The Régence style Blumenstein manor house was built in 1725-1728 for the governor Franz Heinrich von Stäffis-Mollondin in the center of a 20 hectares terraced park. After Franz Heinrich's death in 1749 the estate passed to his son Joseph Lorenz von Stäffis-Mollondin. When Joseph died in 1758 without an heir the Stäffis-Mollondin family ended and the estate was divided between his daughters Johanna Karolina Anophe and Ludovika Franziska, their grandmother Jeanne Charlotte Cléophe and their mother Marie Jeanne Nicole. In 1797 Ludovika Franziska married Robert Fidel Carl Wallier von St. Aubin and the entire estate passed to the von St. Aubin family. In 1847 Ludovika Franziska died and Blumenstein passed to her sister in law Charlotte Glutz-Wallier von St. Aubin. About a decade later, in 1856, her sons Edmund, Ludwig and Alfred Glutz-Ruchti inherited the house. In 1861 Edmund bought out his brothers shares and became the only owner of Blumestein.
Edmund Glutz-Ruchti bequeathed Blumenstein in 1885 to his nephew Joseph Glutz-Ruchti. Over next decades Joseph modernized the old building and installed central heating which changed it from a summer residence into a home that was comfortable year round. He supported the renovations and lavish lifestyle by selling the furnishings and the lands around the estate. However, by the mid-1920s he was insolvent. When Joseph went bankrupt, Blumenstein was sold at auction. On 18 October 1928, the Basel architect HR Steuer bought the empty castle and the remaining garden for 400,000 Francs. The garden was divided into lots and sold as building land.
The main building and the land immediately around the building were purchased on 11 September 1933 by Fritz Hirt-Baumgartner for 85,000 francs. Over the following two decades Fritz Hirt-Baumgartner and his wife Lucie attempted to buy back all the furnishings and outbuildings from Blumenstein.
On 7 February 1951 the couple sold Blumenstein for CHF 180,000 along with its inventory for CHF 40,000 to the municipality of Solothurn. The Blumenstein Museum or Historical Museum of Solothurn opened on 3 May 1952. Fritz Hirt-Baumgartner's wife Lucie retained the right to reside in several rooms of the upper floor until her death in 1977.
Today the museum is open from Tuesday to Sunday. Admission is free and some rooms are available to rent for parties and meetings.References:
The Palazzo Colonna is a palatial block of buildings built in part over ruins of an old Roman Serapeum, and has belonged to the prestigious Colonna family for over twenty generations.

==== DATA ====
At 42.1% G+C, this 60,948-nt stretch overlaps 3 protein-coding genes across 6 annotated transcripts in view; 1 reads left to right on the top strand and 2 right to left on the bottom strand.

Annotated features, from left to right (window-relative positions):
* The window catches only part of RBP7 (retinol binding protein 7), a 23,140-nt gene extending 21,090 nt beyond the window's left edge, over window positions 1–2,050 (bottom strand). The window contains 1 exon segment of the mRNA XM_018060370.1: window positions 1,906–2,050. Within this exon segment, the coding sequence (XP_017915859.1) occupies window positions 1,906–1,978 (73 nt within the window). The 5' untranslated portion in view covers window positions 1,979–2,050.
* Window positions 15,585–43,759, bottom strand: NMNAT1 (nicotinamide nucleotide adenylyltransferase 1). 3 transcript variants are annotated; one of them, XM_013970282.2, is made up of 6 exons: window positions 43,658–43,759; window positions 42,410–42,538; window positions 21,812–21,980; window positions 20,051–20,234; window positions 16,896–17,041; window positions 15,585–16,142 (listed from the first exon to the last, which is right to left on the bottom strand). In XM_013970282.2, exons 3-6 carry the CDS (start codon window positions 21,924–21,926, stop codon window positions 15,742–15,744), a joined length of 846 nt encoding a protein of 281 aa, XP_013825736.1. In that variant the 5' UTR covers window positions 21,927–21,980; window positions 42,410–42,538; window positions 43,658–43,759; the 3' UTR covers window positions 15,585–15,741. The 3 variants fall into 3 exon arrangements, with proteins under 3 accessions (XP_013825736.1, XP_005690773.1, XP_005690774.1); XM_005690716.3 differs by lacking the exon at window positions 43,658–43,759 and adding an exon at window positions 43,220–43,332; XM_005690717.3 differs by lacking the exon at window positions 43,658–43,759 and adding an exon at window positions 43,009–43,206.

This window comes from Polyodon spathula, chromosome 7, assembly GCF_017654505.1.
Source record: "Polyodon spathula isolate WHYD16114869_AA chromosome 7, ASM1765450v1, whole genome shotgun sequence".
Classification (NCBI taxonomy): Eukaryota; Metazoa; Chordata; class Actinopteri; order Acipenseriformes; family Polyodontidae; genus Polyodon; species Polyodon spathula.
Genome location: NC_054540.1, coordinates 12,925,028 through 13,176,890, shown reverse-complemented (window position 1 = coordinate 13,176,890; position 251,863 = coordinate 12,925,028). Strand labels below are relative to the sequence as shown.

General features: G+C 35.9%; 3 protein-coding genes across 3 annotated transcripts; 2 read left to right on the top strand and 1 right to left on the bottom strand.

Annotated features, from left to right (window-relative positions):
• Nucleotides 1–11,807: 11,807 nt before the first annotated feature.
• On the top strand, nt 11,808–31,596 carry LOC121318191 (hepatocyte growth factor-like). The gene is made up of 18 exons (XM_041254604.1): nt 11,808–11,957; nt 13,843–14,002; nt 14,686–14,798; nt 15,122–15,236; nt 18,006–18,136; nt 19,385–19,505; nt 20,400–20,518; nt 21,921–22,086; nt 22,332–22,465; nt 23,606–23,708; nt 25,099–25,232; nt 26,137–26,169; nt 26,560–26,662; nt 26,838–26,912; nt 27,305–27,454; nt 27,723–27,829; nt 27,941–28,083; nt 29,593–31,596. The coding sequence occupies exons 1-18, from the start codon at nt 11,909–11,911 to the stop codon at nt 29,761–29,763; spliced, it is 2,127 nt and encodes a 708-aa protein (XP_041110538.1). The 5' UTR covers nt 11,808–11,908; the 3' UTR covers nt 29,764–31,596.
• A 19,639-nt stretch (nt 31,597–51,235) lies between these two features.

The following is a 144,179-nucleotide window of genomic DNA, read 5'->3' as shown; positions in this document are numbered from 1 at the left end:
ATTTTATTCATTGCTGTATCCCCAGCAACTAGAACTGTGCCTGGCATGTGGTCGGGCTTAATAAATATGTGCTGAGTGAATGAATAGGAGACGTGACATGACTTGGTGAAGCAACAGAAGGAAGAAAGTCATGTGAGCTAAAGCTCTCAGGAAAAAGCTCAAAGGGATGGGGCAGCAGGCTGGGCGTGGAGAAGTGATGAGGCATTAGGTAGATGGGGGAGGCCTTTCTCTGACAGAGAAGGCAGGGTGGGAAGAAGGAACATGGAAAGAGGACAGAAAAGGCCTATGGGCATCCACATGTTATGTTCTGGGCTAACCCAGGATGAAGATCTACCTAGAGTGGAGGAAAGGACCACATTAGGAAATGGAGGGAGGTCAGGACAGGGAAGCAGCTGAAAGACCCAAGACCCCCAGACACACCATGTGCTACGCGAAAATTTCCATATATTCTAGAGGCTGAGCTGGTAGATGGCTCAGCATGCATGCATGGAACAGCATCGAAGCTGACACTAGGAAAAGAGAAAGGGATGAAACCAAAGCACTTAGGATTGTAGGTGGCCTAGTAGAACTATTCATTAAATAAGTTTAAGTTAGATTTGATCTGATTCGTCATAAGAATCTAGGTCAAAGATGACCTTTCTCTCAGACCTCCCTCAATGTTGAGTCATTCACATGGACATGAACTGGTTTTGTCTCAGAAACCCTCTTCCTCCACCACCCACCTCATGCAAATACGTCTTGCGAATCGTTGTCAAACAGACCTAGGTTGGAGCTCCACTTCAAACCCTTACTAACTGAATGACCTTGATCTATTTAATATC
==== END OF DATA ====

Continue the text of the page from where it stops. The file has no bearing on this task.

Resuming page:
The first part of the palace dates from the 13th century, and tradition holds that the building hosted Dante in his visit to Rome. The first documentary mention notes that the property hosted Cardinal Giovanni and Giacomo Colonna in the 13th century. It was also home to Cardinal Oddone Colonna before he ascended to the papacy as Martin V (1417–1431).
With his passing, the palace was sacked during feuds, and the main property passed into the hands of the Della Rovere family. It returned to the Colonna family when Marcantonio I Colonna married Lucrezia Gara Franciotti Della Rovere, the niece of pope Julius II. The Colonna"s alliance to the Habsburg power, likely protected the palace from looting during the Sack of Rome (1527).
Starting with Filippo Colonna (1578–1639) many changes have refurbished and create a unitary complex around a central garden. Architects including Girolamo Rainaldi and Paolo Marucelli labored on specific projects. Only in the 17th and 18th centuries were the main facades completed. Much of this design was completed by Antonio del Grande (including the grand gallery), and Girolamo Fontana (decoration of gallery). In the 18th century, the long low facade designed by Nicola Michetti with later additions by Paolo Posi with taller corner blocks (facing Piazza Apostoli) was constructed recalls earlier structures resembling a fortification.
The main gallery (completed 1703) and the masterful Colonna art collection was acquired after 1650 by both the cardinal Girolamo I Colonna and his nephew the Connestabile Lorenzo Onofrio Colonna and includes works by Lorenzo Monaco, Domenico Ghirlandaio, Palma the Elder, Salviati, Bronzino, Tintoretto, Pietro da Cortona, Annibale Carracci (painting of The Beaneater), Guercino, Francesco Albani, Muziano and Guido Reni. Ceiling frescoes by Filippo Gherardi, Giovanni Coli, Sebastiano Ricci, and Giuseppe Bartolomeo Chiari celebrate the role of Marcantonio II Colonna in the battle of Lepanto (1571). The gallery is open to the public on Saturday mornings.
The older wing of the complex known as the Princess Isabelle"s apartments, but once housing Martin V"s library and palace, contains frescoes by Pinturicchio, Antonio Tempesta, Crescenzio Onofri, Giacinto Gimignani, and Carlo Cesi. It contains a collection of landscapes and genre scenes by painters like Gaspard Dughet, Caspar Van Wittel (Vanvitelli), and Jan Brueghel the Elder.
Along with the possessions of the Doria-Pamphilij and Pallavacini-Rospigliosi families, this is one of the largest private art collections in Rome.